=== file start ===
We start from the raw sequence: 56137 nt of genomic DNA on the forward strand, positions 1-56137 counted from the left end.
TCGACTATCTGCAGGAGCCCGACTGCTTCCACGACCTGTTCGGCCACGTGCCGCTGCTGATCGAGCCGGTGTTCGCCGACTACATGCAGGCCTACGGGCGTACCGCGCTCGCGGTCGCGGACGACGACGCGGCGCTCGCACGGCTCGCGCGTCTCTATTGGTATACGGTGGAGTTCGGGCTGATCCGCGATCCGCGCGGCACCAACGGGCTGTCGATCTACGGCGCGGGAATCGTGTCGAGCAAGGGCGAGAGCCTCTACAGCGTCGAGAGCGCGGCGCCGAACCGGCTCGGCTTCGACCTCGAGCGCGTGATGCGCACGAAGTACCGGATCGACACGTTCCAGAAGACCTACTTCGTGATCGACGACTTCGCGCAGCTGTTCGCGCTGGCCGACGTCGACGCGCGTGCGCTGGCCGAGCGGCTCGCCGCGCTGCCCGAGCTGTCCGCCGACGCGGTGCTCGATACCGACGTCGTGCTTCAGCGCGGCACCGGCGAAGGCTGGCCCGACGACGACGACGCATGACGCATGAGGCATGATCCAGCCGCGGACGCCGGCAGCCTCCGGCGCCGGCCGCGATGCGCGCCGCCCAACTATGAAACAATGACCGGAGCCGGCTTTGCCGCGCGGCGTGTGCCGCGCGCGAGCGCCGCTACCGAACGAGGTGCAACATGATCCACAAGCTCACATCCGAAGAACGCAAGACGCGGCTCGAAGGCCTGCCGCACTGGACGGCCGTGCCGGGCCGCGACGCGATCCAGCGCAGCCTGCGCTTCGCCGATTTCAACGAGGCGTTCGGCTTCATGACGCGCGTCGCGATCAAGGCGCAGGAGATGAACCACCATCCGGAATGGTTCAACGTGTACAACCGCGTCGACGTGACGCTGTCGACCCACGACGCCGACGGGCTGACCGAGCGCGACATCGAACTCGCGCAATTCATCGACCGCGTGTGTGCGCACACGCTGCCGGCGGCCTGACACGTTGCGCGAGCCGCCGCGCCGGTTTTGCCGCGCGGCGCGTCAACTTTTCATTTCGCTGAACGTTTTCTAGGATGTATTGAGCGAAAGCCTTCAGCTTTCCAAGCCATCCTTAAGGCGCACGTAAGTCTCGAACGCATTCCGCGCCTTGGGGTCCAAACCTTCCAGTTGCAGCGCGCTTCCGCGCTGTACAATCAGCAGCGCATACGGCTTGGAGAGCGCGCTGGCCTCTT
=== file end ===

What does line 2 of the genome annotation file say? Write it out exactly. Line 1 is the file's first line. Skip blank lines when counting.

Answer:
TCGACTATCTGCAGGAGCCCGACTGCTTCCACGACCTGTTCGGCCACGTGCCGCTGCTGATCGAGCCGGTGTTCGCCGACTACATGCAGGCCTACGGGCGTACCGCGCTCGCGGTCGCGGACGACGACGCGGCGCTCGCACGGCTCGCGCGTCTCTATTGGTATACGGTGGAGTTCGGGCTGATCCGCGATCCGCGCGGCACCAACGGGCTGTCGATCTACGGCGCGGGAATCGTGTCGAGCAAGGGCGAGAGCCTCTACAGCGTCGAGAGCGCGGCGCCGAACCGGCTCGGCTTCGACCTCGAGCGCGTGATGCGCACGAAGTACCGGATCGACACGTTCCAGAAGACCTACTTCGTGATCGACGACTTCGCGCAGCTGTTCGCGCTGGCCGACGTCGACGCGCGTGCGCTGGCCGAGCGGCTCGCCGCGCTGCCCGAGCTGTCCGCCGACGCGGTGCTCGATACCGACGTCGTGCTTCAGCGCGGCACCGGCGAAGGCTGGCCCGACGACGACGACGCATGACGCATGAGGCATGATCCAGCCGCGGACGCCGGCAGCCTCCGGCGCCGGCCGCGATGCGCGCCGCCCAACTATGAAACAATGACCGGAGCCGGCTTTGCCGCGCGGCGTGTGCCGCGCGCGAGCGCCGCTACCGAACGAGGTGCAACATGATCCACAAGCTCACATCCGAAGAACGCAAGACGCGGCTCGAAGGCCTGCCGCACTGGACGGCCGTGCCGGGCCGCGACGCGATCCAGCGCAGCCTGCGCTTCGCCGATTTCAACGAGGCGTTCGGCTTCATGACGCGCGTCGCGATCAAGGCGCAGGAGATGAACCACCATCCGGAATGGTTCAACGTGTACAACCGCGTCGACGTGACGCTGTCGACCCACGACGCCGACGGGCTGACCGAGCGCGACATCGAACTCGCGCAATTCATCGACCGCGTGTGTGCGCACACGCTGCCGGCGGCCTGACACGTTGCGCGAGCCGCCGCGCCGGTTTTGCCGCGCGGCGCGTCAACTTTTCATTTCGCTGAACGTTTTCTAGGATGTATTGAGCGAAAGCCTTCAGCTTTCCAAGCCATCCTTAAGGCGCACGTAAGTCTCGAACGCATTCCGCGCCTTGGGGTCCAAACCTTCCAGTTGCAGCGCGCTTCCGCGCTGTACAATCAGCAGCGCATACGGCTTGGAGAGCGCGCTGGCCTCTT